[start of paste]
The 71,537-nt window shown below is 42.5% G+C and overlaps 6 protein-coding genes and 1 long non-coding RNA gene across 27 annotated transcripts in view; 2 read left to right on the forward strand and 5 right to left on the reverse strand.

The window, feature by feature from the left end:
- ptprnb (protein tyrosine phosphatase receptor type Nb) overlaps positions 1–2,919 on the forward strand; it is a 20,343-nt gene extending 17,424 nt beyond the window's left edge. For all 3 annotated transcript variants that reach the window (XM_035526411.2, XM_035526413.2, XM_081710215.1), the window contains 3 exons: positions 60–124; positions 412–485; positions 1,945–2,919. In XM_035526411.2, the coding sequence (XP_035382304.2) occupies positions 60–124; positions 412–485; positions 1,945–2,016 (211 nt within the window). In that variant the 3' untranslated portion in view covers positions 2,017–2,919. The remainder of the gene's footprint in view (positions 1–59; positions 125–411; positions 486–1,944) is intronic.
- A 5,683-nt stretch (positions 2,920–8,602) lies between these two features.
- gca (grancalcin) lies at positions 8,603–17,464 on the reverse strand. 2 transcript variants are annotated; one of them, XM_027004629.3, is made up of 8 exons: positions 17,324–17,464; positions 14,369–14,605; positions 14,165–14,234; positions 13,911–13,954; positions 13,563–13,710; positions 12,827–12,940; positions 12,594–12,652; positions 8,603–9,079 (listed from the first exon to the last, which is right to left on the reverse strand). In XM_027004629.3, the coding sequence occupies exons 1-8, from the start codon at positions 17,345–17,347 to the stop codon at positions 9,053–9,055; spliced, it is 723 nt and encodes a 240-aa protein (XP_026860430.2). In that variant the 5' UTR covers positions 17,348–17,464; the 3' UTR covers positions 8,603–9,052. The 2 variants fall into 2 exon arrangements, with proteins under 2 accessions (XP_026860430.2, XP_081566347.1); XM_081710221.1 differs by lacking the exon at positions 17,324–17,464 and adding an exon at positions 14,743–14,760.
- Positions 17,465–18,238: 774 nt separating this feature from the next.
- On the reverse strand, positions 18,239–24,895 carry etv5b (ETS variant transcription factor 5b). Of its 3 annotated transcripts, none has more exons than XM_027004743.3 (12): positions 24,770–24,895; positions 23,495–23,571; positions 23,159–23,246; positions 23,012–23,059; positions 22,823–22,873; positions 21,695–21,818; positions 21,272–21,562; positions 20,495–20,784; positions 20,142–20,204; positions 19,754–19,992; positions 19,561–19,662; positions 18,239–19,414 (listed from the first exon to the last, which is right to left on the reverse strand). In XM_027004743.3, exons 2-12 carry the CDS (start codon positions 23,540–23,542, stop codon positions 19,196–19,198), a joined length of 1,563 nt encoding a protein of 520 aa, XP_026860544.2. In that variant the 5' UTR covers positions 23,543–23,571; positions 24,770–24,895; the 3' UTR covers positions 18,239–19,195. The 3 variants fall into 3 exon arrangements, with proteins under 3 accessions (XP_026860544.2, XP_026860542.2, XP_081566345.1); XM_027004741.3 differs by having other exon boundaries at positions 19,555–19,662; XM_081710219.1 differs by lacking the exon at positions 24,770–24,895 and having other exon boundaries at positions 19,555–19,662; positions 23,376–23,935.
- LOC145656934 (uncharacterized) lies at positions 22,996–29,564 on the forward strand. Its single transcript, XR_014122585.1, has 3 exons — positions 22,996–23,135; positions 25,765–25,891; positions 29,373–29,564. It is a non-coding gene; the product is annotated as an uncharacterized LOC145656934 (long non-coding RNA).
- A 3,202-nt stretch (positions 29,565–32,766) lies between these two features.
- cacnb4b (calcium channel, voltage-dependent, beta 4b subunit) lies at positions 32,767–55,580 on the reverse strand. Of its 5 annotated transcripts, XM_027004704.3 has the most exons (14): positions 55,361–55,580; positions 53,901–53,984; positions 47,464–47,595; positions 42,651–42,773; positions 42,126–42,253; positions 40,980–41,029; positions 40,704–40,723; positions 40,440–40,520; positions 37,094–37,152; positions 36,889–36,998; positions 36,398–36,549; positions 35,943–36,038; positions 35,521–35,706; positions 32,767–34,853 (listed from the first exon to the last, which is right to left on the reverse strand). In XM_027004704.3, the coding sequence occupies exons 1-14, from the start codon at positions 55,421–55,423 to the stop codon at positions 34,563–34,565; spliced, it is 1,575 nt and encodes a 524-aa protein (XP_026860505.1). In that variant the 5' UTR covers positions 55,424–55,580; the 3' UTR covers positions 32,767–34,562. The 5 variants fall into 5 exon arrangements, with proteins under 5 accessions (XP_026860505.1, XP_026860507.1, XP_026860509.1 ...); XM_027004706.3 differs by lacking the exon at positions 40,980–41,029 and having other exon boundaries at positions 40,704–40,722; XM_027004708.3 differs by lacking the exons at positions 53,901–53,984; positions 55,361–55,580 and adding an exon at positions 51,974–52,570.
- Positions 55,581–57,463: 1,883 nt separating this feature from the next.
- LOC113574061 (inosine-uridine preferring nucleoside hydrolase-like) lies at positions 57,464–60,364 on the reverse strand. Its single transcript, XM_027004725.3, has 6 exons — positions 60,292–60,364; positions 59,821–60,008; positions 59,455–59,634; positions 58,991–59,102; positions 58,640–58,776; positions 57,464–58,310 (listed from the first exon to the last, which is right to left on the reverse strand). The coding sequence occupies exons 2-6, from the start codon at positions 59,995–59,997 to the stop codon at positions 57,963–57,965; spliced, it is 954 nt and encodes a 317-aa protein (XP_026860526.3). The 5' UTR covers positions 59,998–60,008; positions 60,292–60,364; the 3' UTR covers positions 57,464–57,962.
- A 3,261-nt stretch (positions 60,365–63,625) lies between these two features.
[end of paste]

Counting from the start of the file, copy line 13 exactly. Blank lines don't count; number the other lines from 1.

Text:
- A 3,261-nt stretch (positions 60,365–63,625) lies between these two features.